Thursday, March 08, 2012

Sports columnist Aaron McFarling: Everybody sings the blues sometimes

ATLANTA - Greetings from the Carolina-Duke Invitational. I think I speak for everyone when I say I can't wait to get this bloodletting underway.

A full slate of exhibition games gets us started today, and boy, are we all excited. Nothing's better than sitting back and watching the peasants joust.

Who will emerge from today's octet of also-rans and earn to the right to be Tar Heel and Blue Devil cannon fodder? N.C. State? Miami? Virginia Tech?

Folks, it could be anybody.

"Obviously, this is the start of a new season," Tech coach Seth Greenberg said Monday, "and everyone has a clean slate."

Good one, Seth! See, that's the great part about March. Everything starts anew. The strategies for the teams may vary, the personnel may differ, but everyone comes to Philips Arena today with the same goal: to be one of the lucky ones that advance far enough to match up with - and -subsequently, get blasted into orbit by - Carolina or Duke.

With apologies to The Masters, this is a tradition unlike any other.

Do I sound a little more obnoxious than usual today? Yeah, sorry about that. I used to be a champion of the underdog story and a fan of upsets galore, a strong believer that anything was possible.

But that old me is dead.

I guess I should break it to you: I've decided to join the so-called "Carolina Mafia" - those media members who think college basketball does not exist outside the Tar Heel State.

Resistance was futile.

My final stand as an outsider came this week, when I voted for Virginia's Mike Scott for ACC player of the year. That's a little like voting for Ron Paul for president; you're throwing your vote away, and you know it.

But this time, there was a small, naive part of me that thought, "How can you be so sure? The establishment might surprise you. They might look at Scott's season objectively, taking into consideration all the things working against him - the double teams, UVa's slow pace, the lack of other consistent scoring options - and decide that somebody outside of Carolina had the best year of anybody."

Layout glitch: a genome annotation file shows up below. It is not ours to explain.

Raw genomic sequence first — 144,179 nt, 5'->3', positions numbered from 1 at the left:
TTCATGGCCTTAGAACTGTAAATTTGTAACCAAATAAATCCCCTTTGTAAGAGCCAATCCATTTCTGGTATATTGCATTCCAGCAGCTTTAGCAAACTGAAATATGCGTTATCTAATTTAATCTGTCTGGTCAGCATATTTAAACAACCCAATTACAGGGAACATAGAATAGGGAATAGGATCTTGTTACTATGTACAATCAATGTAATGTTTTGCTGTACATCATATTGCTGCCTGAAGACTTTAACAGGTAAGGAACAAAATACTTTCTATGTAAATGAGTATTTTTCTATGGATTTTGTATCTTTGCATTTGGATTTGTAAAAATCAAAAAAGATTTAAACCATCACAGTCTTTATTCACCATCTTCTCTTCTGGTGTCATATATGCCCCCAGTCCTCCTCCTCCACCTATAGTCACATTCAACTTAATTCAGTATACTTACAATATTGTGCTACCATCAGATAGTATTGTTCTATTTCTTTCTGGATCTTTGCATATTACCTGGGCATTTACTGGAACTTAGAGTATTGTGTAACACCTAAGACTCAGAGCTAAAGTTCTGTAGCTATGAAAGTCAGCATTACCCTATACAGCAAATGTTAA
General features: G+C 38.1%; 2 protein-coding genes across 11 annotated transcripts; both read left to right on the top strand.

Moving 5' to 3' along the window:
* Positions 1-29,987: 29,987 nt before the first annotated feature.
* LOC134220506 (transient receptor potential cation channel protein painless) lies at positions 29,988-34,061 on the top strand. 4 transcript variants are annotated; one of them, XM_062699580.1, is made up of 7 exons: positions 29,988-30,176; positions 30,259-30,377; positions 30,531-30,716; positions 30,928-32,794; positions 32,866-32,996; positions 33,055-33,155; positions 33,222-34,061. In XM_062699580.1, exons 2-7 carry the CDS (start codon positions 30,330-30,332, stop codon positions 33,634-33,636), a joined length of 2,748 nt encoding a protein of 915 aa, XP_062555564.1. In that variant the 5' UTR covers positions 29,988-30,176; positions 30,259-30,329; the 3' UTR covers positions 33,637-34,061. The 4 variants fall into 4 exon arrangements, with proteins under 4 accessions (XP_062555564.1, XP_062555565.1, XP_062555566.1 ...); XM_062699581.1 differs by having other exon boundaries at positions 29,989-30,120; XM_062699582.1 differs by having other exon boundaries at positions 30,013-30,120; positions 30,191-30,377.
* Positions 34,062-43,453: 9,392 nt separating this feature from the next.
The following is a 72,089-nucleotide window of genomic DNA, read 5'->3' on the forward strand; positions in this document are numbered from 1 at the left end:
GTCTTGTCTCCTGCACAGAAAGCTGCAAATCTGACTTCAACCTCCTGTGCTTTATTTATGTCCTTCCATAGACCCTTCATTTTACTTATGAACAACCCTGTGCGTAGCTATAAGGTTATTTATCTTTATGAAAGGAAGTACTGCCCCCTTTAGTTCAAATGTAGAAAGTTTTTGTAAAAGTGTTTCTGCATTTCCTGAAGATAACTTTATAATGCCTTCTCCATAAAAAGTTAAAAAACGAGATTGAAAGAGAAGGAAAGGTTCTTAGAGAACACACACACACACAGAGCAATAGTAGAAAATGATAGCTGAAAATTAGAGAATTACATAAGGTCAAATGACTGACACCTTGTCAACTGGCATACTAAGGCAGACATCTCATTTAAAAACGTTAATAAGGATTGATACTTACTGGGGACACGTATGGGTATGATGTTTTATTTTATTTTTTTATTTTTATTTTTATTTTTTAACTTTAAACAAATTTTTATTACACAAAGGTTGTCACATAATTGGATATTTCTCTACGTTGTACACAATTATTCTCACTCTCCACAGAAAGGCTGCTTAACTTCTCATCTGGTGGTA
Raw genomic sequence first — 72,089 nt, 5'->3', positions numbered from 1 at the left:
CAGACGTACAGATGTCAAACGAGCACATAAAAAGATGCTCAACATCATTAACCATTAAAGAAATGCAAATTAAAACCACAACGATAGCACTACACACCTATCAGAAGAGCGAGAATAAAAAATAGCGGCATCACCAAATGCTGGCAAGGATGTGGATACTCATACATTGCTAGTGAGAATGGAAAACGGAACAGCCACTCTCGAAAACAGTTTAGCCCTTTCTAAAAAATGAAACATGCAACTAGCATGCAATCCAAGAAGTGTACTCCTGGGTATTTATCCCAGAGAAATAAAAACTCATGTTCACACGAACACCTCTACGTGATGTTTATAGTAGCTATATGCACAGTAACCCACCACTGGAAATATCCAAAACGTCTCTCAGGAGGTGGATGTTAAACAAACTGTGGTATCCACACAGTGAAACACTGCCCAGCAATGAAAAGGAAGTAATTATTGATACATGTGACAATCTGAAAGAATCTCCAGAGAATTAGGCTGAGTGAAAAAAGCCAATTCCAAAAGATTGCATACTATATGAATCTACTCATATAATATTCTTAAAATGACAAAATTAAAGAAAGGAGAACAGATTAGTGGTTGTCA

Ha-ha! Joke's on me. See those results? Scott got a measly 14 votes. Tyler Zeller of UNC got 45 and sprinted away with the award.

Never mind that UVa would have been one step above Towson (1-31) without Scott, much less an NCAA tournament team. UNC, which is peppered with NBA talent, would have been a top-20 squad with or without Zeller.

Never mind that Scott earned ACC player of the week honors four times, while Zeller got the nod just once.

Two voters didn't even put Scott on their all-conference first team. They just loaded theirs up with Duke and Carolina blue.

Someday, if I rise to Grand Poobah status in my new organization, perhaps I'll be able to do the same.

The funny thing is, this Carolina-centric mentality actually works in favor of coaches outside of the promised land. Florida State's Leonard Hamilton took ACC coach of the year honors, despite finishing in the exact place (third) that his team was picked in the preseason.

Recent recipients of this award include Gary Williams (during one of his so-so years), Seth Greenberg (twice) and Dave Leitao. The thinking seems to be: "Look at how many games these guys were able to win, considering they're not coaching at Duke or Carolina!"

I voted for Duke's Mike Krzyzewski for ACC coach of the year. Maybe that sounds crazy, given that he didn't win the regular-season crown. But I looked at his roster and didn't see overwhelming talent. Yet I still saw 26 wins and a 13-3 ACC record. Thought that was pretty good.

I'll learn.

Don't worry. I'm not going to go all ESPN Radio on you guys and write only about the New York Yankees, Dallas Cowboys and Miami Heat. This is a seasonal shift only, from November to March.

It's just easier this way - especially when you come to the ACC Tournament. Nobody outside of Carolina or Duke has won this event since 2004. The Blue Devils and Tar Heels have combined to win 14 of the past 15 ACC Tournament titles.

So you might argue that it was the performance of those other teams, not some media allure, that put me in this god-forsaken place.

If that's the case? Please, somebody make me look stupid this week.

It's been one day, and I'm already dying to come back.

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